This is how we are trying to live. Not in a big, churchy program conversions, but by way of relationships. Loving people is hard. If you read this and choose this, prepare your heart. It hurts. You will pour out everything you have and be a good friend and love deeply. Some people will receive it, but many will abandon you. Grief will flood your world and you will need to pull so close to Jesus to endure it. When you do endure it and continue to be kind to others, pray they see him. Discover needs and meet them. Serve others. Do it for Christ. Don't do it for some culturally acceptable charitable reason. Do it because you love him and you love people because he loves people. He so loved the world. Do it because you need him. Do it for the gospel. Engage someone somewhere. Be ready and listen for his guiding. Who is the least likely person you could reach out to right now? Go. Love.

This book was graciously provided by David Cook Publishing for review.

Wednesday, June 08, 2016

I read Hope Unfolding by Becky Thompson

When I saw the cover of this book, I knew I had to read it. Whoever designed this cover did an amazing job. It made me feel peaceful and drawn to it. Once in the pages, I felt no different. I felt like Becky was simply talking to me the entire time I read her book. It was as if I was sitting across the table from a dear friend. There are so many things we can identify with in her narrative. 

She had plans to marry a pastor and have a certain type of life for herself. God directed her another way and her life seemed to unfold much differently than she expected. She ended up in the middle of nowhere a bit disheveled and depressed until God started to spark a fire in her heart for blogging. From there on we follow her through heartbreak and success. It's a great salve for a mama's heart. No matter how awesome you or your kids are, motherhood makes you weary because you continually pour out a huge amount of everything you are to do it. We all need these little reminders to keep going. We are not alone.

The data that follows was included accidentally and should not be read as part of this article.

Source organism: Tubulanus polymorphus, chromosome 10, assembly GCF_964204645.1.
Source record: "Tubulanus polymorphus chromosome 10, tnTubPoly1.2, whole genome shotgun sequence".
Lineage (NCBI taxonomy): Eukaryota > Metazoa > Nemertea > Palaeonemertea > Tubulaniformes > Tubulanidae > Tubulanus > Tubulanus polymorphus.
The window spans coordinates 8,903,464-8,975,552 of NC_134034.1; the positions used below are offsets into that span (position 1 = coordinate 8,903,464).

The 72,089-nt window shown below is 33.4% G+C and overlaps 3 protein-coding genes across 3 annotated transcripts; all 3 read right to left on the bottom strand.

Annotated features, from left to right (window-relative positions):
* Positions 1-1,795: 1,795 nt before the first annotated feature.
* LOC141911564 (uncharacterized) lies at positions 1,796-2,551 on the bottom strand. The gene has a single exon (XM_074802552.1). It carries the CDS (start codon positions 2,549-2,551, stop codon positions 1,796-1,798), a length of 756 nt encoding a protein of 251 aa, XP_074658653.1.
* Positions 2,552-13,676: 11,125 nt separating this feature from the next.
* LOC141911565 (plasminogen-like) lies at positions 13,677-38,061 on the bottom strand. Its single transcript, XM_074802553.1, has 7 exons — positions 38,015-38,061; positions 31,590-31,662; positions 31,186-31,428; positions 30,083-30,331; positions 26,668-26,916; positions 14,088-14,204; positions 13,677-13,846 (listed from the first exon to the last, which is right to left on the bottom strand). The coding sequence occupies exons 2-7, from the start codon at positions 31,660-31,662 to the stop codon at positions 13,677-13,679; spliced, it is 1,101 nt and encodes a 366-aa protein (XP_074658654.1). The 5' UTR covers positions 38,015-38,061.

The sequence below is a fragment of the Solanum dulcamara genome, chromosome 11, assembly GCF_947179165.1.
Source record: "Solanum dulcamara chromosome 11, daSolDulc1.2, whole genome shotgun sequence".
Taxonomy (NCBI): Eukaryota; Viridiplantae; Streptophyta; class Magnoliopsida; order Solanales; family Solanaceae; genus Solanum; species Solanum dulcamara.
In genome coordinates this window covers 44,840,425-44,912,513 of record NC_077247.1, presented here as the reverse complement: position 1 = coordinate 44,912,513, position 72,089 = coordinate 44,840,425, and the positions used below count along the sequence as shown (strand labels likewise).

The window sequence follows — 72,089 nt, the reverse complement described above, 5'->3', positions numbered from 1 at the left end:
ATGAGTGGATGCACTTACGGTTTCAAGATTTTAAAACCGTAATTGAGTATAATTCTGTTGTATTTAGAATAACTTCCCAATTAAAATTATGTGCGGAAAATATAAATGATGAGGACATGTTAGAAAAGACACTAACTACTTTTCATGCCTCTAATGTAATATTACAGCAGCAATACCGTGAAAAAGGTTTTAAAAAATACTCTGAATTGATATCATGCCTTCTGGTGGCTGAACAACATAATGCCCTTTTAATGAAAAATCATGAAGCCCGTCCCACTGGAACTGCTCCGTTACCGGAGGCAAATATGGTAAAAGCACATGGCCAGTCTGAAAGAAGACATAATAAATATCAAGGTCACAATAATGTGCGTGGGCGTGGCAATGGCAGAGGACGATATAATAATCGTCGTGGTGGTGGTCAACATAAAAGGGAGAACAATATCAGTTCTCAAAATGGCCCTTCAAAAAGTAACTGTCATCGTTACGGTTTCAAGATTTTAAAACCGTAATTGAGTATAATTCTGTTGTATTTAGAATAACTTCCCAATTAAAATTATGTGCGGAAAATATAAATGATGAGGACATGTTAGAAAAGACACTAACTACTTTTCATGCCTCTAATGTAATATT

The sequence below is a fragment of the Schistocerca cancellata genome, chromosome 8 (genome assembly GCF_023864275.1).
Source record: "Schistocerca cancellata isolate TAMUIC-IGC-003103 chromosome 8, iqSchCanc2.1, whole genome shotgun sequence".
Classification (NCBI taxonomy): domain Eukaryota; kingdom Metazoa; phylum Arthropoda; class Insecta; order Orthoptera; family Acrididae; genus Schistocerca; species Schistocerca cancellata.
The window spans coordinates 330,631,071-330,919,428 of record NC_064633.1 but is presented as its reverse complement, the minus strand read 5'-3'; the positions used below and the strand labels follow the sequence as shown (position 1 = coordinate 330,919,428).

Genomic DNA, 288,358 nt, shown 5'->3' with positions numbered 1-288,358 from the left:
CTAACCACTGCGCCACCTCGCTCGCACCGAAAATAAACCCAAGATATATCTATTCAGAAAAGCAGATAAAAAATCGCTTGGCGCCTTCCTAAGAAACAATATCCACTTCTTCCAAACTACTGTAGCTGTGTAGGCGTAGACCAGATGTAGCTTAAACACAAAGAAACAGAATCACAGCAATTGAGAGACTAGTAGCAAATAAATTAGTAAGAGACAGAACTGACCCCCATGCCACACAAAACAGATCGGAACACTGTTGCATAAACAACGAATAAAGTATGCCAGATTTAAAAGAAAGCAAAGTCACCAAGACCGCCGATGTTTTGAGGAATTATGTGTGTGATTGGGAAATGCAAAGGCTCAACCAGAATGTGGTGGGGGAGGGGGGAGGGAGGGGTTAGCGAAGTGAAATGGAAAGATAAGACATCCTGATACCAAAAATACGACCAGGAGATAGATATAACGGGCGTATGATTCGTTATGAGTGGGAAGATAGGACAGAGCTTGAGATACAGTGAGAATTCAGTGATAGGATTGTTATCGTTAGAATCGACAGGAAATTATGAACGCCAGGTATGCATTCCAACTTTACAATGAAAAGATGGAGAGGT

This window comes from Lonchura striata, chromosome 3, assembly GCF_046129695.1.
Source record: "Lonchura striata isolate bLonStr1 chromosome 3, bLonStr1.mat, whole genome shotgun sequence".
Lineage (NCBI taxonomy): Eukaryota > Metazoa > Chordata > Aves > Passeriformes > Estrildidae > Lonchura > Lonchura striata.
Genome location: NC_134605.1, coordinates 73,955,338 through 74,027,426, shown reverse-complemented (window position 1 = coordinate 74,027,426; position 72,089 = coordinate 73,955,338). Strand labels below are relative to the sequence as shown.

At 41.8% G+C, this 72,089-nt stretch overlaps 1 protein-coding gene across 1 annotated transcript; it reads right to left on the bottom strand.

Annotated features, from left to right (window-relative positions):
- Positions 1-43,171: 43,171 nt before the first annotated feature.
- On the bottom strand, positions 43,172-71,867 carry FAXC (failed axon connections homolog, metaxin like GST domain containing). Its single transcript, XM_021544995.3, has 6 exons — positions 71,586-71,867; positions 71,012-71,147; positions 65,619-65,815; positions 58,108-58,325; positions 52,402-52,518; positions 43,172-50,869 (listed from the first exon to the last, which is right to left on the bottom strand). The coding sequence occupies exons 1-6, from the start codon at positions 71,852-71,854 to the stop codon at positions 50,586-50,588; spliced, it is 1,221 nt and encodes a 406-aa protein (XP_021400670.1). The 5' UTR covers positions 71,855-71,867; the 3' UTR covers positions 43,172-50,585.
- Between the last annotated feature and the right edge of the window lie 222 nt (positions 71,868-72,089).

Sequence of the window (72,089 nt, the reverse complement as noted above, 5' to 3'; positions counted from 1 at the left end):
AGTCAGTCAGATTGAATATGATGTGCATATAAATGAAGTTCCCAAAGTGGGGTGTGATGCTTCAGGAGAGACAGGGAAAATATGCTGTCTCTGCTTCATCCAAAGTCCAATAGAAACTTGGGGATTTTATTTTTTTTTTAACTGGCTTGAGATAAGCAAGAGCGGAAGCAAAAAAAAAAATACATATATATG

(Graphic Content) In one part of her book she talked about a miscarriage. She knew it was happening and ended up holding her unborn fetus in her hand. She wrapped it up and took it to the hospital in her purse. It stirred some serious memories because this happened to me. It has to be one of the most sobering things I have experienced in life. Sometimes when we go through things like this, it's easy to question if it is real or not because there is no tangible evidence. It all happened inside your body. This however shocks the heart awake. It feels like the loneliest place to be, but thankfully we know that we are not alone. Thanks, Becky.

Wednesday, May 25, 2016

My thoughts on The Antelope in the Living Room by Melanie Shankle

I downloaded this little baby on to my phone a month or so ago to read when I didn't have a book or woke up in the night. I like to have something funny going in the background of reading things that are supposed to make me smarter or wiser. It seems to take the edge off and helps me see life through the scope of normalcy. It's easy to lose our humility in our quest for knowledge. Then we just run around trying to one up one another spiritually. That is lame.

Enter Melanie Shankle who just talks like a normal human being. She tells true to life stories and is more honest than most people I know. I think most of us want to share the truth of our struggles, but we have all fallen pray to some sort of fake stepford wife syndrome in the church. We need a good laugh. We need to say it like it is and be seen for who we truly are so that we can all love one another. I realize that some people don't let us do that. Every time we say something real, they retort that it is also awesome (!). Uh huh. Then those people get upset at us and tell us we aren't sharing. Oh dear. You guys. Grace. Let's wallow in it for each other. Let's laugh.